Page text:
Since the pandemic began, I have heard more and more frequently that parents are concerned about phone time. This, the amount of time their children spend engaged with their phones. It is not just phones but computers as well.
Granted, there are many fine things to do on the phone. Apps, games, social media, the ability to see the world. There is some value. My daughter has most of her schoolwork assigned and completed via the phone or tablet. What becomes worrisome is when I asked a student what they would be doing outside of class.
The young man said he would be running track in spring. I think that is great. He shared further that many practices are done by 4:30pm. “So for the rest of your afternoons? And weekends? Anything you will be doing?” I asked. He replied, “No,” telling me that he’d come home after school and had nothing planned for the weekends.
Hearing this makes me shiver. I thought he’d greatly benefit from having at least one other thing in his life to learn and grow from, as well as build a greater sense of connection and competency.
When I asked him if he had any other activities he enjoyed, he said he did not have any. I threw out some ideas like a small job, volunteering, a club after school, or a musical instrument or another sport.
I was not getting a yes to any of my suggestions. I’ve heard this same story time and again from children that I work with, their parents and my own daughter and her classmates. Even though research has shown that having extracurricular experiences improves well-being and feelings of competence, there isn’t a push to be more involved. In addition, it would naturally result in a little more balance with screen time.
To start to try and help our children, suggest that your teen devote a couple of weeks to try and find something he/she was interested in. Reinforce what they plan to do away from their devices as well. I have been involved in education for 28 years, many of those as a coach as well. I firmly believe that kids should all have at least two activities that they are doing outside of class time. There can be obstacles to this, one of which is if a young person is not motivated to find or create something to do.
So what to do when our middle and high schoolers aren’t doing much outside of school and are resistant to finding something to get involved in?
Below, is some great advice from Laura Kastner, Ph.D., an adolescent clinical psychologist and the author. Dr. Kastner recently wrote an article in ParentMap, on this topic.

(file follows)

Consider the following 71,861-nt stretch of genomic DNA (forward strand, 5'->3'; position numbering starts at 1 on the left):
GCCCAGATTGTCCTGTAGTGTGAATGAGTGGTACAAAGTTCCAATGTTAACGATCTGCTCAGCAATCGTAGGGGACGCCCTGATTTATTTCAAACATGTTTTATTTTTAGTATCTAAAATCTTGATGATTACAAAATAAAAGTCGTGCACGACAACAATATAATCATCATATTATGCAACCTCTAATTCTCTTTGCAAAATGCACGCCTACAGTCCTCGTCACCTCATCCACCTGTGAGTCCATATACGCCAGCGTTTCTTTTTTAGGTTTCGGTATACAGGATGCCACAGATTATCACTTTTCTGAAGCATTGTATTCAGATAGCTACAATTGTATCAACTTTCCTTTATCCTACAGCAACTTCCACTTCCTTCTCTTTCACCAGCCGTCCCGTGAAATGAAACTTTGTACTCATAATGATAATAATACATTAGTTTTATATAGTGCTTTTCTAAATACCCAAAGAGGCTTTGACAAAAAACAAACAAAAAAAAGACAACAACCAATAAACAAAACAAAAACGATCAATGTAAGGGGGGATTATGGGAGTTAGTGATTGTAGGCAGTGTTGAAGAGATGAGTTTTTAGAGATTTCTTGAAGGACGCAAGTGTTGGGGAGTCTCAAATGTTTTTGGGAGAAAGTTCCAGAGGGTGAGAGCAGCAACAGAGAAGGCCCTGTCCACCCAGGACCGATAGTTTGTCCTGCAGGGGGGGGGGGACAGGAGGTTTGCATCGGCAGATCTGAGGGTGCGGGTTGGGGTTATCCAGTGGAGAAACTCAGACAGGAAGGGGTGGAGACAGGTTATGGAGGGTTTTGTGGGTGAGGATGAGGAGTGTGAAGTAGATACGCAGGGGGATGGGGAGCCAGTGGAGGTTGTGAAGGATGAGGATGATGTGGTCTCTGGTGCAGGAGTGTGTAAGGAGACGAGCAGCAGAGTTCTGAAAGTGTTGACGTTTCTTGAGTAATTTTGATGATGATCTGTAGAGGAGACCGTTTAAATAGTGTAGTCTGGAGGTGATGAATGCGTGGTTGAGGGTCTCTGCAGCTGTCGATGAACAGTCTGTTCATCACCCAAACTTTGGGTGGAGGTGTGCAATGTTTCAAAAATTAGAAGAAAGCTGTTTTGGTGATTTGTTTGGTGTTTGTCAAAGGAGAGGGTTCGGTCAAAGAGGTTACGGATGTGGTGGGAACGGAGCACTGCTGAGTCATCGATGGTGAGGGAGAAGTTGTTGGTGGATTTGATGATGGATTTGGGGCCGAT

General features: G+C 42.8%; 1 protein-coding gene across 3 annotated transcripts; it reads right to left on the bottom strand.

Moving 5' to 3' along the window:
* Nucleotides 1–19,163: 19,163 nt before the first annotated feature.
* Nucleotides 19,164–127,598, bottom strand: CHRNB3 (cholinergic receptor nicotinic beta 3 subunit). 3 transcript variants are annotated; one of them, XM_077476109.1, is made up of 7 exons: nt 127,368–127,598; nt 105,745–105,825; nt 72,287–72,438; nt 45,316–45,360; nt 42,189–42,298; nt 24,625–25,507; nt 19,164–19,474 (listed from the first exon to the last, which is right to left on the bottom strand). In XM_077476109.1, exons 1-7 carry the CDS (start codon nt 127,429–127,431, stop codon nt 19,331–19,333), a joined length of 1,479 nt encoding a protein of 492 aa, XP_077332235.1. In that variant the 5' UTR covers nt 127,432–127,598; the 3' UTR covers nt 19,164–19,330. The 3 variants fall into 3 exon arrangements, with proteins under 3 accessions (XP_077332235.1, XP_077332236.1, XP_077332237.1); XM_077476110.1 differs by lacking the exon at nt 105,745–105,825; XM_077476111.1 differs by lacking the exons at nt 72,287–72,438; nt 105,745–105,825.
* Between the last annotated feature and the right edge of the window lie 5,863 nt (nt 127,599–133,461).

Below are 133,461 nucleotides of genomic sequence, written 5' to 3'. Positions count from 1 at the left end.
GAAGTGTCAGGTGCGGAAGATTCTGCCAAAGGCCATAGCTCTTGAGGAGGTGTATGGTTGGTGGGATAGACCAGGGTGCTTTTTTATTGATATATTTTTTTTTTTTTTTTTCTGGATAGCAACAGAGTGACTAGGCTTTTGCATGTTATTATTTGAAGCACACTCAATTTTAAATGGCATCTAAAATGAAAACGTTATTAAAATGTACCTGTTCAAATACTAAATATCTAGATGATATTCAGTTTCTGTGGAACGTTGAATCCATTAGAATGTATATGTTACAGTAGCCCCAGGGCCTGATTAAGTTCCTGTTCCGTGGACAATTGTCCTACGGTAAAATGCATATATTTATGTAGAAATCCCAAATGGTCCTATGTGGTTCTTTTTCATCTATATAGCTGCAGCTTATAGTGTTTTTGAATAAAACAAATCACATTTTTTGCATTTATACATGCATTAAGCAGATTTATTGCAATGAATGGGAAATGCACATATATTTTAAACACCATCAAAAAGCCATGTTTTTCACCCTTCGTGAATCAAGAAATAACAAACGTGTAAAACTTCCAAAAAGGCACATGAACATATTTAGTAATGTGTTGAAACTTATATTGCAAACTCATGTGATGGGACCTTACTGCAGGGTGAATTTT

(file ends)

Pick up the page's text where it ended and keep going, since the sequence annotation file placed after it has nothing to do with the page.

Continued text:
Dr. Kastner writes that it is essential that we let our kids know that participating in activities is a “basic” requirement, just like we do other basics — eating food, getting good sleep, and studying.
She writes, “Making organized activities a ‘basic’ requirement may take a lot of energy on the parent’s part, but it can yield a huge return on the investment — peer acceptance, new personal interests, and social and emotional skills. Negotiation is a must.“ I couldn’t agree more.
In her article, Kastner describes a typical conversation she has with a parent of a reluctant teen.
“Parent: Well, we insist on the basics. But I thought parents were supposed to give teenagers more independence and choices.
Kastner: You are absolutely right! Often, the hardest part of parenting is picking your battles. Given the advantages associated with extracurricular activities, you might want to consider extracurricular activity as a “basic” and give your teens the choice of which activity they choose, not whether they choose one.
Parent: Last year, I caved when my ninth-grade son refused to play basketball like he did in sixth grade before the pandemic, but he convinced me that he’d just get exercise by working out on his own. It didn’t happen. I was really upset, because I knew he felt lonely and alienated starting in a new high school. I think he’s even less likely to sign up for anything next fall, so how do I motivate him?
Kastner: Motivating reluctant kids comes down to the carrot or the stick — and I favor the carrot. While some parents withhold cell phones or social freedoms — the stick — a better approach is to add a goody — that is, a carrot — such as more screen time, a later curfew or access to something they crave and that you approve of.
Parent: I dread the showdown we’ll have about this. I realize I might be avoiding this confrontation as much as they are avoiding their fears about joining up. They say extracurricular stuff is boring or stupid, but I know it’s more about social awkwardness and feelings of inadequacy. Doing new things is hard. You might be clumsy initially and fear judgment.
Kastner: You are right. Making this agenda a priority requires your courage to deal with your teen’s emotional flooding …It’s best for parents to model confidence, conviction and optimism about committing to this vital agenda, even though the journey might have some bumps…But gaining new friends and competencies is a big payoff!
Parent: So, the bottom line is that those benefits should motivate me to tolerate what might be a tsunami of protest. Yikes! No wonder I’ve avoided it. But I get it — organized activities get them off the couch, away from the cell phones and involved with good influences.”